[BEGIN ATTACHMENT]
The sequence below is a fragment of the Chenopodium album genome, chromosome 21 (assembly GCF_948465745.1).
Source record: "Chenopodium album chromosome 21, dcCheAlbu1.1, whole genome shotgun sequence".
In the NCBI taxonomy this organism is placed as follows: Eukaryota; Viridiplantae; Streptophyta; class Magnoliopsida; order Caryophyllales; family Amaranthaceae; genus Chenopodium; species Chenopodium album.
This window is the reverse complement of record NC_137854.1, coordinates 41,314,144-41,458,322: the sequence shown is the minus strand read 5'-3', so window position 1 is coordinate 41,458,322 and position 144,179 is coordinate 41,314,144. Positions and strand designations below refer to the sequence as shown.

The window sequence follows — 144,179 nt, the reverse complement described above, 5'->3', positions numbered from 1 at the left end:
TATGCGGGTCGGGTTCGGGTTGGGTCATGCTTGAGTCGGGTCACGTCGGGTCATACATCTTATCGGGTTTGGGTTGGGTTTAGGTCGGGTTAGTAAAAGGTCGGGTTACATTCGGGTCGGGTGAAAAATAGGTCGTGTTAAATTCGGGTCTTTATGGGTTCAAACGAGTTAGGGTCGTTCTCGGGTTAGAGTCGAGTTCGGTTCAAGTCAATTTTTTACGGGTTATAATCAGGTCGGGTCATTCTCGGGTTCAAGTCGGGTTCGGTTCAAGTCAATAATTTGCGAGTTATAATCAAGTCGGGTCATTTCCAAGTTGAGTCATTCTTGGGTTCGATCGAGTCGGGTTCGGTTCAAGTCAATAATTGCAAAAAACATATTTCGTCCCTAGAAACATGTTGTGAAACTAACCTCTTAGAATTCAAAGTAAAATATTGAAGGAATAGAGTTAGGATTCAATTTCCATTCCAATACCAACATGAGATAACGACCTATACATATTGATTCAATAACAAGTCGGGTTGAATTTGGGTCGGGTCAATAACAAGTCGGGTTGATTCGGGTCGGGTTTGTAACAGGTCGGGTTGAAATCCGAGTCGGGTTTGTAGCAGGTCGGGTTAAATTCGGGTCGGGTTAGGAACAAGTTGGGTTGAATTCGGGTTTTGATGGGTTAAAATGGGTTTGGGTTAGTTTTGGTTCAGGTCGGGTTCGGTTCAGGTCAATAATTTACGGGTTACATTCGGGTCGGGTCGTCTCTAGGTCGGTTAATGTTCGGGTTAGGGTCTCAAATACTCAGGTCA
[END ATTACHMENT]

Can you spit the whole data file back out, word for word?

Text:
The sequence below is a fragment of the Chenopodium album genome, chromosome 21 (assembly GCF_948465745.1).
Source record: "Chenopodium album chromosome 21, dcCheAlbu1.1, whole genome shotgun sequence".
In the NCBI taxonomy this organism is placed as follows: Eukaryota; Viridiplantae; Streptophyta; class Magnoliopsida; order Caryophyllales; family Amaranthaceae; genus Chenopodium; species Chenopodium album.
This window is the reverse complement of record NC_137854.1, coordinates 41,314,144-41,458,322: the sequence shown is the minus strand read 5'-3', so window position 1 is coordinate 41,458,322 and position 144,179 is coordinate 41,314,144. Positions and strand designations below refer to the sequence as shown.

The window sequence follows — 144,179 nt, the reverse complement described above, 5'->3', positions numbered from 1 at the left end:
TATGCGGGTCGGGTTCGGGTTGGGTCATGCTTGAGTCGGGTCACGTCGGGTCATACATCTTATCGGGTTTGGGTTGGGTTTAGGTCGGGTTAGTAAAAGGTCGGGTTACATTCGGGTCGGGTGAAAAATAGGTCGTGTTAAATTCGGGTCTTTATGGGTTCAAACGAGTTAGGGTCGTTCTCGGGTTAGAGTCGAGTTCGGTTCAAGTCAATTTTTTACGGGTTATAATCAGGTCGGGTCATTCTCGGGTTCAAGTCGGGTTCGGTTCAAGTCAATAATTTGCGAGTTATAATCAAGTCGGGTCATTTCCAAGTTGAGTCATTCTTGGGTTCGATCGAGTCGGGTTCGGTTCAAGTCAATAATTGCAAAAAACATATTTCGTCCCTAGAAACATGTTGTGAAACTAACCTCTTAGAATTCAAAGTAAAATATTGAAGGAATAGAGTTAGGATTCAATTTCCATTCCAATACCAACATGAGATAACGACCTATACATATTGATTCAATAACAAGTCGGGTTGAATTTGGGTCGGGTCAATAACAAGTCGGGTTGATTCGGGTCGGGTTTGTAACAGGTCGGGTTGAAATCCGAGTCGGGTTTGTAGCAGGTCGGGTTAAATTCGGGTCGGGTTAGGAACAAGTTGGGTTGAATTCGGGTTTTGATGGGTTAAAATGGGTTTGGGTTAGTTTTGGTTCAGGTCGGGTTCGGTTCAGGTCAATAATTTACGGGTTACATTCGGGTCGGGTCGTCTCTAGGTCGGTTAATGTTCGGGTTAGGGTCTCAAATACTCAGGTCA